Sunday, November 14

On Christian and Government (redux)

I have criticized others comments concerning Christianity and its relationship with the Government, without being able to provide any constructive advice. John Adams was said (here) to have pointed out that Mr Paine was good at pulling things down, for example our relationship with England. But Mr Paine was not a builder. After the Revolutionary War was over, he did not do much to help the establishment of the new union, but instead criticized it without providing much constructive advice. This irked Mr Adams.

I would like to rectify my inability to provide constructive advice. Over the last few weeks I have pondered (publicly via blogging) about government,ethics, and Christianity (here and here) . I had concluded that
  • Law and a societies morals/ethics are intertwined. One cannot put laws in place which are too far out of step with society. And at the same time, law can influence and help mold the morals of a society so situation is not as simple as it first appeared.
  • It would be of interest for Christians to try to support or advocate laws and practices by our government which could enhance the moral tenor and in truth Christianity in our nation.
But alas, I had no constructive suggestions. Why not? Well it isn't as easy as one might think.

For example, we are taught that charity is a Christian virtue. How might on pen laws to promote Charity. If one writes a law making Charity required, then we don't teach Charity motivated by love or any Christian virtue, but instead motivated by fear of consequence. In fact, one might argue this doesn't teach real charity at all. If we write laws rewarding charitable acts, we run the risk of charitable acts motivated by tax incentives and causing the charitable causes themselves to prostitute themselves in order to entice a bigger slice of the "pie" consisting of those seeking the rewards for their charitable acts.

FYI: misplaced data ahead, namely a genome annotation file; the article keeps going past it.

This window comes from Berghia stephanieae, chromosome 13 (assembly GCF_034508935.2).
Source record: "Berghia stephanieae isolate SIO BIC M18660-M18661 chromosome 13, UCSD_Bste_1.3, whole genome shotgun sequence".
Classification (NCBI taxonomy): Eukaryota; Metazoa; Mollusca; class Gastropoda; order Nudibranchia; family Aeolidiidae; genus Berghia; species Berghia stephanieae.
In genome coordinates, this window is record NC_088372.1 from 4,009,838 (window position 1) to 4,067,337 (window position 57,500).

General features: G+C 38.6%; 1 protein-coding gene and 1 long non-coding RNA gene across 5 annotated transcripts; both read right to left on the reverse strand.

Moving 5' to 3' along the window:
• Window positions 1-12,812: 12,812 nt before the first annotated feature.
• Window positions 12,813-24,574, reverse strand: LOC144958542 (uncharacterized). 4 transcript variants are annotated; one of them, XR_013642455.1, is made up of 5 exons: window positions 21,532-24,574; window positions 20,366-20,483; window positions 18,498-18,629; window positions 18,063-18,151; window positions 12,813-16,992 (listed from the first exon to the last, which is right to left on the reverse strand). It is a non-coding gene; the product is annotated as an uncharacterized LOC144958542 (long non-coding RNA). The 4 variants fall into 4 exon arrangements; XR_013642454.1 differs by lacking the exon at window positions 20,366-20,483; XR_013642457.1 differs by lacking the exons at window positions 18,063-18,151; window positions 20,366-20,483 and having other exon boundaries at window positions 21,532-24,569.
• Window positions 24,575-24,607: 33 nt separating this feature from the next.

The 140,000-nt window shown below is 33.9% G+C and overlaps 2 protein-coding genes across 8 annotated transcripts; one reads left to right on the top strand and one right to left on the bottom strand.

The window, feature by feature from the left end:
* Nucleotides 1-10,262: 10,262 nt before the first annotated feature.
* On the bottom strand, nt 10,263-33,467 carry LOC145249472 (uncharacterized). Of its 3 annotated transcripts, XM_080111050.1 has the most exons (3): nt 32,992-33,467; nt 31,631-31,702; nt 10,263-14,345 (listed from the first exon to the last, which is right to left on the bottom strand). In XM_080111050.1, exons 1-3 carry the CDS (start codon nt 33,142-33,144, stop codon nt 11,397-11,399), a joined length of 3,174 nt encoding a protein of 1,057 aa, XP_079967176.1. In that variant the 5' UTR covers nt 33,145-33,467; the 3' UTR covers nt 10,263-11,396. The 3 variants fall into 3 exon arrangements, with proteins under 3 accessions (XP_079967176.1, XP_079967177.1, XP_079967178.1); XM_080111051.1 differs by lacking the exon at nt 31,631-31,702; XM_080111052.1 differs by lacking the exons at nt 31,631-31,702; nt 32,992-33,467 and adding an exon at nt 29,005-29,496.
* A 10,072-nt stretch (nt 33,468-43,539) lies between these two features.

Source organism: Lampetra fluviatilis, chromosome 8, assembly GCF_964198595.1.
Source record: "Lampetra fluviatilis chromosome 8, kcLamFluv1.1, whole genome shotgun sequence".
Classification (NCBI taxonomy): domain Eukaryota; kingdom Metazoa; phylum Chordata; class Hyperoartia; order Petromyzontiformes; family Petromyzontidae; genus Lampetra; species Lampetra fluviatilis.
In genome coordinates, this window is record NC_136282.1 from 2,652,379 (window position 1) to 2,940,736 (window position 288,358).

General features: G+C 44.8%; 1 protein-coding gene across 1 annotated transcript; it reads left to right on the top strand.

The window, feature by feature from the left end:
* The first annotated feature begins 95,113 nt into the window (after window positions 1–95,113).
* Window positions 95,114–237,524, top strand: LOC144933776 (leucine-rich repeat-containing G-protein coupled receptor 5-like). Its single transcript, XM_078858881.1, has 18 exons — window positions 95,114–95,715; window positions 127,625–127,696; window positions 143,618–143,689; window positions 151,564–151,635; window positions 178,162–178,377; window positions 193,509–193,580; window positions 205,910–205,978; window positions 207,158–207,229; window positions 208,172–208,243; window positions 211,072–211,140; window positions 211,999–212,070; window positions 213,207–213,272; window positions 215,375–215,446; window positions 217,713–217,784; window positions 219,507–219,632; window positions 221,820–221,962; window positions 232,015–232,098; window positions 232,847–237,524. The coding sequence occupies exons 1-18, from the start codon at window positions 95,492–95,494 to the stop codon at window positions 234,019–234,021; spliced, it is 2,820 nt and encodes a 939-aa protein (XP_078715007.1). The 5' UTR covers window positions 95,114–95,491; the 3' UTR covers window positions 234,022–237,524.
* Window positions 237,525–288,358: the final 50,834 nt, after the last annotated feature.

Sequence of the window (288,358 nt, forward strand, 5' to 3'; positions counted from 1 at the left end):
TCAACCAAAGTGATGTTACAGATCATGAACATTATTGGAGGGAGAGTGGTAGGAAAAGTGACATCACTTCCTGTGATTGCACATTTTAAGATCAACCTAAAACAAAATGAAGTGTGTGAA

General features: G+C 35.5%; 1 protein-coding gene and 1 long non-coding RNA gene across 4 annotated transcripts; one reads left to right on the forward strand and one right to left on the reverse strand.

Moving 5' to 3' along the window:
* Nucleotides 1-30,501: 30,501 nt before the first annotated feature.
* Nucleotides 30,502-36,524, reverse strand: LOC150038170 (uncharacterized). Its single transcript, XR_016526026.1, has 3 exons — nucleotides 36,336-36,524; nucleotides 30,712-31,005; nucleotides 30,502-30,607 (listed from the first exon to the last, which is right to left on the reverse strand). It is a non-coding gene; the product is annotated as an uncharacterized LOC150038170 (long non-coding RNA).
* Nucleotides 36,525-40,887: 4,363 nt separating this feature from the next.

However, I do have a positive suggestion, although not specific to charity. I am given to understand (via TV programs) Japan has laws (or practices) in place which designate people as "living memorials". And I'm sure I have the terminology wrong. These are individuals whose profession or skill embody some heritage they don't want to lose. Perhaps churches could designate individuals as "heroes of the faith" while still alive. However, perhaps we could institute a lesser sainthood for people who live the heroic Christian ideal but are not Roman Catholic and perhaps have not met the stringent requirements to be cannonized but yet far exceed the ordinary. Perhaps, even the government could as part of "faith based initiatives" be persuaded to support such a program. Of course sticky details like setting up the selection process and insuring that it is not politicized are left as an exercise for the reader.